The atmospheric disturbances which involve a closed circulation about a low pressure centre, anticlockwise in the northern atmosphere and clockwise in the southern hemisphere, are called cyclones.
They fall into the following two broad categories: (a) Extra-tropical and (b) tropical cyclones. The differences between the two are stated below:

Tropical Cyclone

Origin It has thermal origin and derives its energy from the latent heat of condensation

Latitude It is confined to 10o – 300 N and S of equator.

Formation It requires sea surface temperature more than 26-27oC. It dissipates on reaching the land.

Size It is limited to small area. Its typical size is 100 – 500 kms in diameter. It varies with the strength of the cyclone.

Rainfall Rainfall is heavy but does not last beyond a few hours. If the cyclone stays at a place, the rainfall may continue for many days.

Wind Velocity Wind velocity is much higher (100 – 250 kmph)

Isobars Complete circles and the pressure gradient is steep.

Life time Doesn’t last for more than a week Calm region The center of a tropical cyclone is known as the eye. The wind is calm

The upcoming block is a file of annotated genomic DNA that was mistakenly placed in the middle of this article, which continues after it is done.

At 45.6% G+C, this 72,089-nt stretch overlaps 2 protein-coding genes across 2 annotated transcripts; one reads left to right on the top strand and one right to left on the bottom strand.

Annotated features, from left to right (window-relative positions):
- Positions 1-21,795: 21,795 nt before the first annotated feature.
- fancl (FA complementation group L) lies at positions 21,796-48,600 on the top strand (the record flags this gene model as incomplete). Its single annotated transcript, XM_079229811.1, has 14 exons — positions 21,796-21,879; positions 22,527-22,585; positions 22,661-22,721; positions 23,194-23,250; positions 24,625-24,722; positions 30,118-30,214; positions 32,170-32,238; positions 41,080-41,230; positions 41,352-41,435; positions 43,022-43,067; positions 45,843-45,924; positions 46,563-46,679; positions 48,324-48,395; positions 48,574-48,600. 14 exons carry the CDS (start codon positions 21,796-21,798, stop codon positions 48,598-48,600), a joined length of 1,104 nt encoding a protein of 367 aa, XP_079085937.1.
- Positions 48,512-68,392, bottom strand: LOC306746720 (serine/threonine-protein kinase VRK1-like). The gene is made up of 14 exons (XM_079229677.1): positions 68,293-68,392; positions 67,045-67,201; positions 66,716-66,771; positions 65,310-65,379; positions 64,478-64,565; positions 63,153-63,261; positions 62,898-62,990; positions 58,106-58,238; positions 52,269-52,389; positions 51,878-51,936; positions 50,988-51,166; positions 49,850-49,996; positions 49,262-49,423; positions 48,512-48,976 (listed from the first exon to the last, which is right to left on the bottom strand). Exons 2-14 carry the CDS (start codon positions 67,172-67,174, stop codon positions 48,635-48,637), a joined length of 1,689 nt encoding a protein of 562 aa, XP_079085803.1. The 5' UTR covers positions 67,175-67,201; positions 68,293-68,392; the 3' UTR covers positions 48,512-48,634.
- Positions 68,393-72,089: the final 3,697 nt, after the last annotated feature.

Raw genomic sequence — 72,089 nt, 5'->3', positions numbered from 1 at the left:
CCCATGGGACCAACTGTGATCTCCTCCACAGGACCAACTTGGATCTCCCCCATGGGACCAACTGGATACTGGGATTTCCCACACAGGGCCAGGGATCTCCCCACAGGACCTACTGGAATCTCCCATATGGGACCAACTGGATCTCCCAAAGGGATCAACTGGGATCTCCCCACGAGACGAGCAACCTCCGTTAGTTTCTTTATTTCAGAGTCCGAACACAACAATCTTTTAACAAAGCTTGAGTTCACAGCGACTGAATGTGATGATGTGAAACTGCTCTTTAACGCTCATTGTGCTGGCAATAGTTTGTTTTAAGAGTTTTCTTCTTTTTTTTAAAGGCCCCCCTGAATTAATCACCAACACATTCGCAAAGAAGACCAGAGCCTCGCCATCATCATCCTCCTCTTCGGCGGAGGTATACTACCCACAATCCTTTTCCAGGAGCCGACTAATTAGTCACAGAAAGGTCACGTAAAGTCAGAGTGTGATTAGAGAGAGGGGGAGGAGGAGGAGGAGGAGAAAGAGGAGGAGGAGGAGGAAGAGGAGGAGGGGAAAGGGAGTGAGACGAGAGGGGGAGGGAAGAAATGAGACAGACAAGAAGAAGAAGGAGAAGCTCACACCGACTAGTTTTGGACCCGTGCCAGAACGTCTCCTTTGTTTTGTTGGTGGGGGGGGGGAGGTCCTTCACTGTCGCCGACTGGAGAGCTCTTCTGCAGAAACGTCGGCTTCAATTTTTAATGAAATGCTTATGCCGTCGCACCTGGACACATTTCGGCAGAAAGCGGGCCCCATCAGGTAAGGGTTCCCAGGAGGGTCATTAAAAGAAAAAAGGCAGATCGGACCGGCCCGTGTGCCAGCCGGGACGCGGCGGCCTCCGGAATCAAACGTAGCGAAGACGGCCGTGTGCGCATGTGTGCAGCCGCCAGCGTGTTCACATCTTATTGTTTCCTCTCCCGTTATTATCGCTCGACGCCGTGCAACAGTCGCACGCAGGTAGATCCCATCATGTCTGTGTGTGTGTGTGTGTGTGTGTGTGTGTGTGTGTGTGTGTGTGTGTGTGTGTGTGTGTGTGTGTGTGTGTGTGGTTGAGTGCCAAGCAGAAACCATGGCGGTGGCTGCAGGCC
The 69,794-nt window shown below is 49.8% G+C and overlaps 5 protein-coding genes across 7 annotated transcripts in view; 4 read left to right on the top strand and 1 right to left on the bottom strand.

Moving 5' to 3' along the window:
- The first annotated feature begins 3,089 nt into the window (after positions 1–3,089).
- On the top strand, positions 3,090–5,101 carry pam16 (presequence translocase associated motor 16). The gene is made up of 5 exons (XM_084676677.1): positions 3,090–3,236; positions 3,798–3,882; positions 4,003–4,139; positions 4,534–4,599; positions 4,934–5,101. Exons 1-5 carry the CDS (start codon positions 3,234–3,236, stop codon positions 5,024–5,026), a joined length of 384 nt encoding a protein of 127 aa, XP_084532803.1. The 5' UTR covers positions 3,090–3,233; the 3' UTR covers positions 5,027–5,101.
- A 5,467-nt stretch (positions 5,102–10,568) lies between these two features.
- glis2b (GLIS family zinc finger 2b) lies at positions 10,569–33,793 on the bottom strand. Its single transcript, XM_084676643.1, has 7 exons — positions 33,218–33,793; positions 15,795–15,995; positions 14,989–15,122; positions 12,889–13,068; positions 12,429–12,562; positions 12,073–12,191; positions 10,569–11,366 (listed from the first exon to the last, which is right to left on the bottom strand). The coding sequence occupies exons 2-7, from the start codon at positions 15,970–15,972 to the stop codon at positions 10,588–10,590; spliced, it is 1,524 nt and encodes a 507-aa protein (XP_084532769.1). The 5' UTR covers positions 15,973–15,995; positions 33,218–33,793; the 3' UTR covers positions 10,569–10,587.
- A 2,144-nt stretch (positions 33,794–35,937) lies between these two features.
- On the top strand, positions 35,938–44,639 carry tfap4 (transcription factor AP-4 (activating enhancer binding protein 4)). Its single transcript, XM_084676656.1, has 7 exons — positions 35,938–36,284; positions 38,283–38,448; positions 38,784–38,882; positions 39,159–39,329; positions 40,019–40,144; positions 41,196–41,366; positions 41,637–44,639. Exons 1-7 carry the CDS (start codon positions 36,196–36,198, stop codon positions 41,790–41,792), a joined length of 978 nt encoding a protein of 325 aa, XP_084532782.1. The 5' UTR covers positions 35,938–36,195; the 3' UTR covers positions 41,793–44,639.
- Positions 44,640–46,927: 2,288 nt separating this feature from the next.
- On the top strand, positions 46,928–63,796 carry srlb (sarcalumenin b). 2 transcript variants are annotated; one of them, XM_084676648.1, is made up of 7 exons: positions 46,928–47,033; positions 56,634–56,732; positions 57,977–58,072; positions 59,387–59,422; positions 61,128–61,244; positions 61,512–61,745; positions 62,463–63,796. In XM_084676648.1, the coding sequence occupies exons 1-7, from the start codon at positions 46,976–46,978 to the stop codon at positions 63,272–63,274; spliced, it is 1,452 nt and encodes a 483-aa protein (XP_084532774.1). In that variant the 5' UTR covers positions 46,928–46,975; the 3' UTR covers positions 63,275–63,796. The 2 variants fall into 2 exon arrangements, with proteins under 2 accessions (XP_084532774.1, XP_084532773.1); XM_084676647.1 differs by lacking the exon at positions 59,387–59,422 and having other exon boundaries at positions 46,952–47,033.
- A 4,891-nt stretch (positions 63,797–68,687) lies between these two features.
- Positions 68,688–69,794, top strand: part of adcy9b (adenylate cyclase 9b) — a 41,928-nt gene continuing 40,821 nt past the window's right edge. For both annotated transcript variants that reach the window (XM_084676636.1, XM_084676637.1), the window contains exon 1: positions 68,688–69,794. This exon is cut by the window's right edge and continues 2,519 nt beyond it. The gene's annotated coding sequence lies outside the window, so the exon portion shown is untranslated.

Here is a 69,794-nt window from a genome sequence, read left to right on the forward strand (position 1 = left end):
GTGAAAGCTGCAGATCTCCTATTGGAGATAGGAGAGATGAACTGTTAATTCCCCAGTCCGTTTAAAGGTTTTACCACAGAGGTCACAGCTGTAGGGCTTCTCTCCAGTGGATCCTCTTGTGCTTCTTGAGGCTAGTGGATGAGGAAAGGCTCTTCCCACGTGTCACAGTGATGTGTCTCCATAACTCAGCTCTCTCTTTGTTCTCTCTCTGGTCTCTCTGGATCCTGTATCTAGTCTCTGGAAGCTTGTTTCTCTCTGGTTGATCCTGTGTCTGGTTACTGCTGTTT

at the center with no rainfall.

Influence of Jet streams
The relationship between tropical cyclones and the upper level airflow is not very clear.

Movement It moves from east to west

Temperate Cyclone

It has dynamic origin involving coriolis force and movement of air masses. The energy of a temperate cyclone depends on the densities of air masses.

It is confined to 350 – 650 N and S of equator. It is more pronounced in Northern hemisphere due to greater temperature contrast.

It can form both on land as well as seas. Its formation is due to frontogenesis.

It covers a larger area. Its typical size is 300 – 2000 kms in diameter

Rainfall is slow and continues for many days, sometimes even weeks.

Wind velocity is comparatively low. Typical range: 30 – 150 kmph.

Isobars are usually ‘V’ shaped and the pressure gradient is low.

Last for 2-3 weeks.

There is not a single place where winds and rains are inactive.

It has a distinct relationship with upper level air flow (jet streams, Rossby waves etc.)

It moves from west to east


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